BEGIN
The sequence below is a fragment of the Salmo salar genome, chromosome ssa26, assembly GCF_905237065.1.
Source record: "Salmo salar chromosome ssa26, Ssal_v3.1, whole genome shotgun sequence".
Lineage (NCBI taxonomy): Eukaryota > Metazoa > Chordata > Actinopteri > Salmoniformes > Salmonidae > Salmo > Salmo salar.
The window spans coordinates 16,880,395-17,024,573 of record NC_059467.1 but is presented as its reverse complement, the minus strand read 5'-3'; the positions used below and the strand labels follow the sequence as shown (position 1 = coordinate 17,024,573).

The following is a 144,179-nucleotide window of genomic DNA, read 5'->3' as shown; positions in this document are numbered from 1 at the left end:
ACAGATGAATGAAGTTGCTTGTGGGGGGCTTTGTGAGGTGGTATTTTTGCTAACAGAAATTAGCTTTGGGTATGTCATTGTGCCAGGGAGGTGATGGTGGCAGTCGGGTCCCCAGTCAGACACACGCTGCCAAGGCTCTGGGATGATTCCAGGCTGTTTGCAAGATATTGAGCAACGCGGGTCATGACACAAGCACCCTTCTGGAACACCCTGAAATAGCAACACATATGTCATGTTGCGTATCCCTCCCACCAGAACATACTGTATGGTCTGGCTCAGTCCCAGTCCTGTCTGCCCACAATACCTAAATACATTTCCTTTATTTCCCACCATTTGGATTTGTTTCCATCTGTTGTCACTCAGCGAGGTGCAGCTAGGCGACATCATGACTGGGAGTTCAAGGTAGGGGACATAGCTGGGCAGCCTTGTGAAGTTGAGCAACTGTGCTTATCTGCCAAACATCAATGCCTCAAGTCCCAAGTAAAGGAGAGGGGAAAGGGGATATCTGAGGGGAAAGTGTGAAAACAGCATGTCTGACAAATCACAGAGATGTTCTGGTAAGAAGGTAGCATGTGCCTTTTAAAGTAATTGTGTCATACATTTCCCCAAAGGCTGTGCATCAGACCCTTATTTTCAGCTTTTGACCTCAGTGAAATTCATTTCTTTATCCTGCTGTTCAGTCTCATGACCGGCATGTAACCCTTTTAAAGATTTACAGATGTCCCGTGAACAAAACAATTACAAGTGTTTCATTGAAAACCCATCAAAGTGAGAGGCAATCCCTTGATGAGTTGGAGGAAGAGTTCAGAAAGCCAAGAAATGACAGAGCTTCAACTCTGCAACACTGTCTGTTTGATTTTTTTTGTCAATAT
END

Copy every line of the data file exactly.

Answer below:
The sequence below is a fragment of the Salmo salar genome, chromosome ssa26, assembly GCF_905237065.1.
Source record: "Salmo salar chromosome ssa26, Ssal_v3.1, whole genome shotgun sequence".
Lineage (NCBI taxonomy): Eukaryota > Metazoa > Chordata > Actinopteri > Salmoniformes > Salmonidae > Salmo > Salmo salar.
The window spans coordinates 16,880,395-17,024,573 of record NC_059467.1 but is presented as its reverse complement, the minus strand read 5'-3'; the positions used below and the strand labels follow the sequence as shown (position 1 = coordinate 17,024,573).

The following is a 144,179-nucleotide window of genomic DNA, read 5'->3' as shown; positions in this document are numbered from 1 at the left end:
ACAGATGAATGAAGTTGCTTGTGGGGGGCTTTGTGAGGTGGTATTTTTGCTAACAGAAATTAGCTTTGGGTATGTCATTGTGCCAGGGAGGTGATGGTGGCAGTCGGGTCCCCAGTCAGACACACGCTGCCAAGGCTCTGGGATGATTCCAGGCTGTTTGCAAGATATTGAGCAACGCGGGTCATGACACAAGCACCCTTCTGGAACACCCTGAAATAGCAACACATATGTCATGTTGCGTATCCCTCCCACCAGAACATACTGTATGGTCTGGCTCAGTCCCAGTCCTGTCTGCCCACAATACCTAAATACATTTCCTTTATTTCCCACCATTTGGATTTGTTTCCATCTGTTGTCACTCAGCGAGGTGCAGCTAGGCGACATCATGACTGGGAGTTCAAGGTAGGGGACATAGCTGGGCAGCCTTGTGAAGTTGAGCAACTGTGCTTATCTGCCAAACATCAATGCCTCAAGTCCCAAGTAAAGGAGAGGGGAAAGGGGATATCTGAGGGGAAAGTGTGAAAACAGCATGTCTGACAAATCACAGAGATGTTCTGGTAAGAAGGTAGCATGTGCCTTTTAAAGTAATTGTGTCATACATTTCCCCAAAGGCTGTGCATCAGACCCTTATTTTCAGCTTTTGACCTCAGTGAAATTCATTTCTTTATCCTGCTGTTCAGTCTCATGACCGGCATGTAACCCTTTTAAAGATTTACAGATGTCCCGTGAACAAAACAATTACAAGTGTTTCATTGAAAACCCATCAAAGTGAGAGGCAATCCCTTGATGAGTTGGAGGAAGAGTTCAGAAAGCCAAGAAATGACAGAGCTTCAACTCTGCAACACTGTCTGTTTGATTTTTTTTGTCAATAT